What Are the Side Effects of Sonata?

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The medications listed on this website are provided for informational purposes only. Their inclusion does not guarantee that they will be prescribed to any individual, as treatment decisions are ultimately at the discretion of healthcare providers. This list is not exhaustive, and healthcare providers may prescribe other medications, including non-stimulant options, based on the patient's unique health circumstances and needs.

Insomnia is a sleep disorder that affects about 33% [3*]  of the adult population in the US and is more common among women than men. Millions of people have difficulty getting to sleep, staying asleep, or troubled or short sleep patterns.

Lack of good quality sleep hampers a person’s general life and productivity. While different treatment options are available, many of them should be used cautiously. For example, insomnia medications may come with side effects. In this post, let’s learn more about the side effects of a popular insomnia medication Sonata and how to prevent or reduce unwanted symptoms.

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What Is Sonata and How It Works

Sonata sleeping pills fall under the category of nonbenzodiazepine hypnotics. This medicine is used for the short-term treatment of insomnia.

Sonata’s generic version is Zaleplon. It causes some parts of the brain center to relax to help a person fall asleep faster. The medication reduces the time needed to fall asleep but does not improve the length of sleep time or its quality.

Sonata Dosages

Sonata is available in oral 5 mg and 10 mg capsules. The typical dosage for adults is 10 mg per day, but it can be reduced to 5 mg daily. The maximum recommended Sonata (zaleplon) dosage is 20mg per day. However, it is advisable to consult a doctor to get a personalized dosage.

The medication works fast, hence should be taken right before bedtime or when a person has gone to bed. For effective treatment, a patient should take the medication about two hours after a heavy meal.

A patient should only use Sonata if he or she has time to have at least seven to eight hours of sleep. If the patient awakes before having seven hours of sleep, they may experience memory loss, struggle with concentration, and be highly drowsy. After Sonata sleeping pill discontinuation, a patient may struggle with insomnia for a few days. If the sleep problem persists, a patient should consult the doctor.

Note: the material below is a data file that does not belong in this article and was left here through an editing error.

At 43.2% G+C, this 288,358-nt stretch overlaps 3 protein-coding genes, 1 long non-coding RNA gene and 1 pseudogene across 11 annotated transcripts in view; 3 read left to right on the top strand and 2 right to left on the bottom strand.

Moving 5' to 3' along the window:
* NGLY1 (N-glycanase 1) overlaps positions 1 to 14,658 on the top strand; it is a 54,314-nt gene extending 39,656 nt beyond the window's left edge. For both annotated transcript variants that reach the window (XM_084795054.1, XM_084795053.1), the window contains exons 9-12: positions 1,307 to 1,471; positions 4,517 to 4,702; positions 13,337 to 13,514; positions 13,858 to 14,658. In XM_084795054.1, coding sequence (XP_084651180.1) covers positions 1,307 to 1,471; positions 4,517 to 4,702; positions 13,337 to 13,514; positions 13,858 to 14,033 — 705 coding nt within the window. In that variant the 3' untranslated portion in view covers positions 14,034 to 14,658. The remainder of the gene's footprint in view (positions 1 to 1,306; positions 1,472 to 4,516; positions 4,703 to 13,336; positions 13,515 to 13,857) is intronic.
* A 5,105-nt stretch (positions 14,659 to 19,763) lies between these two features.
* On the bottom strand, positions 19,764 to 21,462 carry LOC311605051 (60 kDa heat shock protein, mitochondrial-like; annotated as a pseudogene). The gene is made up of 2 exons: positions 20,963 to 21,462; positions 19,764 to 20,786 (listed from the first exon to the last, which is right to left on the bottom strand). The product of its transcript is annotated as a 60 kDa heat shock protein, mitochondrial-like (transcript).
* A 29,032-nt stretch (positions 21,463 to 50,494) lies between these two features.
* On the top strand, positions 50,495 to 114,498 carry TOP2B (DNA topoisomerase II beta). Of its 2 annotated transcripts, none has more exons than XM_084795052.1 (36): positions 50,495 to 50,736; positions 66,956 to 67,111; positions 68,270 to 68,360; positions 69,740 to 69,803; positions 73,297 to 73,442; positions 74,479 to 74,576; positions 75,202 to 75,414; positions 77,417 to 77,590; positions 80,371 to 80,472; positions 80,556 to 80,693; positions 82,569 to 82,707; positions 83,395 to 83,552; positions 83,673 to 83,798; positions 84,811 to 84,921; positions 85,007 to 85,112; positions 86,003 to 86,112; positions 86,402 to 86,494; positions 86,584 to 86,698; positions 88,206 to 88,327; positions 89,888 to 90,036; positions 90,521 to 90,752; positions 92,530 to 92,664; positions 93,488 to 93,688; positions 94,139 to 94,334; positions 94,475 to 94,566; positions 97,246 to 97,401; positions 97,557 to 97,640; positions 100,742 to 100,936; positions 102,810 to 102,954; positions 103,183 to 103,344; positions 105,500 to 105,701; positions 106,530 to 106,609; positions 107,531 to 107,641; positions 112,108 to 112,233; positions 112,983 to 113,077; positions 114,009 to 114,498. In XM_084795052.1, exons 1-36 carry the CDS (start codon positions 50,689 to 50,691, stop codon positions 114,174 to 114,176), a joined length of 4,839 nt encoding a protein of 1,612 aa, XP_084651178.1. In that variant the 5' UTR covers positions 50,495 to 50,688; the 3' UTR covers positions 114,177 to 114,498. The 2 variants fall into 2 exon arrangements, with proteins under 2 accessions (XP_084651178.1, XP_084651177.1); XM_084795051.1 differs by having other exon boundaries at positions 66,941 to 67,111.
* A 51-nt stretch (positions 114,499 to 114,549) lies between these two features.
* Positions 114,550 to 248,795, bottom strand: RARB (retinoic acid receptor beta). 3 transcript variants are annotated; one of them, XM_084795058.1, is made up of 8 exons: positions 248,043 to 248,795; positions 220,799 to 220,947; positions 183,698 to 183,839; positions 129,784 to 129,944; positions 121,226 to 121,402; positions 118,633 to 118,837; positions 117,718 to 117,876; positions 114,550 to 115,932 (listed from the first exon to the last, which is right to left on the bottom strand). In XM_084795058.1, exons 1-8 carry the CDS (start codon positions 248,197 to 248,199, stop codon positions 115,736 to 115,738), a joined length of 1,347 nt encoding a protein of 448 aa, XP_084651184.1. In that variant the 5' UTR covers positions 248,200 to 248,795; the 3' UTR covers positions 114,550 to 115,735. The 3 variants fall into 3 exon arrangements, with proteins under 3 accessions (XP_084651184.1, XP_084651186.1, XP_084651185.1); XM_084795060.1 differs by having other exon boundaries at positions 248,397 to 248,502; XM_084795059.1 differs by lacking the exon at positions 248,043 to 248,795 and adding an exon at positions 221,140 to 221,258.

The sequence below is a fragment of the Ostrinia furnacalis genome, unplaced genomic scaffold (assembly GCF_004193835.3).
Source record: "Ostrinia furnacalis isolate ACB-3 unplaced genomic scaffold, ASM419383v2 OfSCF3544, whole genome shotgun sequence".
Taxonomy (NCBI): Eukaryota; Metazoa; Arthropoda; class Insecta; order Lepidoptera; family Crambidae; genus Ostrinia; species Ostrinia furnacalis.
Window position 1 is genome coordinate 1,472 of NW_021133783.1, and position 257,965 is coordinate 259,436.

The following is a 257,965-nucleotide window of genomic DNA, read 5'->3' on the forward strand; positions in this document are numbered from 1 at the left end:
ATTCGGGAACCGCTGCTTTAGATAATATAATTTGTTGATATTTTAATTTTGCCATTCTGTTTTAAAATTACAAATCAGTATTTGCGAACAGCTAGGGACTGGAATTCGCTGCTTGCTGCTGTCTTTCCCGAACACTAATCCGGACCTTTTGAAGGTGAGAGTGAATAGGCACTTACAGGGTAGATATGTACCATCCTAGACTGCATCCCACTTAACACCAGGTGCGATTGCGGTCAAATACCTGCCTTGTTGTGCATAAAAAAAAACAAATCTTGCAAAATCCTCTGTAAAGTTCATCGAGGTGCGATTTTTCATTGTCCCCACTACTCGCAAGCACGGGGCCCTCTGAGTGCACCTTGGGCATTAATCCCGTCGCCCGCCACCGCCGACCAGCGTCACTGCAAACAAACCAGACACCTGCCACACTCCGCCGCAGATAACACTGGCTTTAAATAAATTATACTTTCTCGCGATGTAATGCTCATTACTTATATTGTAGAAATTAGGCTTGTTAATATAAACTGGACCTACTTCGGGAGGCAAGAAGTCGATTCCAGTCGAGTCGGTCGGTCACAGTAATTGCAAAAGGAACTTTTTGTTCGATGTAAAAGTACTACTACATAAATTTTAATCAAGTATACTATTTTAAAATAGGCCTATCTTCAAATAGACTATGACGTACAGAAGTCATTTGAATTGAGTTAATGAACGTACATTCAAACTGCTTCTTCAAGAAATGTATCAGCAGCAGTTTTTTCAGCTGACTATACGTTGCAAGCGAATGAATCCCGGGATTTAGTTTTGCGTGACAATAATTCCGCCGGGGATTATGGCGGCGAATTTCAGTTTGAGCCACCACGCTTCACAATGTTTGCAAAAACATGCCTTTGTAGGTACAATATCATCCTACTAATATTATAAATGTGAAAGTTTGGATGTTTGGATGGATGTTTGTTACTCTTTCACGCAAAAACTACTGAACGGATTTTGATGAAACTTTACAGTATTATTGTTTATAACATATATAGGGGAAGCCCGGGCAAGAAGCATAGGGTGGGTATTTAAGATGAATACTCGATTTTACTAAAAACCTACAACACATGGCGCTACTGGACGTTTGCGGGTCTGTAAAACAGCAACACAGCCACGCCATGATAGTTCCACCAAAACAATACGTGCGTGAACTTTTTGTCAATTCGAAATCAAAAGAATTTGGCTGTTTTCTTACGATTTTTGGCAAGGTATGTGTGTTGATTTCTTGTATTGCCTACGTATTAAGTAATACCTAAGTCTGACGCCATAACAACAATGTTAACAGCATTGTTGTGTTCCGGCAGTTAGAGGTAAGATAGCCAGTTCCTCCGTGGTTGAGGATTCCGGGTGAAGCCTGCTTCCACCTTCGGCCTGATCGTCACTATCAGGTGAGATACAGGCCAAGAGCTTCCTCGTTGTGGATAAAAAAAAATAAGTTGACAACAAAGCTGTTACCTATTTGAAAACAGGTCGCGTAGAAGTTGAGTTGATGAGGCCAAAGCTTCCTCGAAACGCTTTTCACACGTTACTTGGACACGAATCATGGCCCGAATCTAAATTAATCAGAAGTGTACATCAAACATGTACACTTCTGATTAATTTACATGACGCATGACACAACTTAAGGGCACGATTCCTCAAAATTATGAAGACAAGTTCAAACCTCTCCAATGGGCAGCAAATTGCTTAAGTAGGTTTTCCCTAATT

Sonata Side Effects

Like all medications, Sonata has side effects. Some of these adverse side reactions may affect the following body systems:

Digestive system
  • Constipation
  • Nausea
  • Dry mouth
  • Lack of appetite
  • Stomach pains
  • Indigestion
Musculoskeletal  system
  • Backache
  • Muscle or joint pains
  • Arthritis (Inflammation in joints)
Nervous system
  • Hangover feelings 
  • Dizziness
  • Drowsiness
  • Headache
  • Light-headedness 
  • Impaired coordination, especially in the first 2 hours after the medication administration
  • Memory or concentration problems 
  • Problems with visions
Integumentary system
  • Mild skin rashes 
  • Skin tingling, pricking, numbness, or sensations
  • Eczema
  • Dry skin
Psychological effects
  • Anxiety or nervous feelings
  • Depression
  • Mood changes
  • Abnormal thinking


Consult a prescriber if you experience any side effects from insomnia medications.

Rare Side Effects

Respiratory system
  • Apnea
  • Hiccup
  • Hyperventilation
  • Pleural effusion
  • Increased sputum production
Cardiovascular system
  • Bigeminy (skipped heartbeats)
  • Pericardial effusion
  • Postural hypotension
  • Pulmonary embolism
  • Ventricular tachycardia
  • Thrombophlebitis (blood clots in veins)
Nervous system
  • Neuralgia (nerve pain)
  • Nystagmus (repetitive uncontrolled eye movements)
  • Slow, slurred speech
  • Dystonia (involuntary muscle movements)
  • Abnormal reflexes
  • Trismus (restricted jaw movement)
  • Stupor
  • Sleepwalking
  • Sleep talking
  • Delusions
  • Hostility
  • Psychomotor retardation  
Endocrine and metabolic system
  • Hypothyroidism
  • Goitre
  • Diabetes mellitus
  • Weight gain
  • Bilirubinemia 
  • Hyperglycemia, hyperuricemia, hypoglycemia, and hypoglycemic reaction
  • Lactose intolerance
  • Ketosis
Musculoskeletal system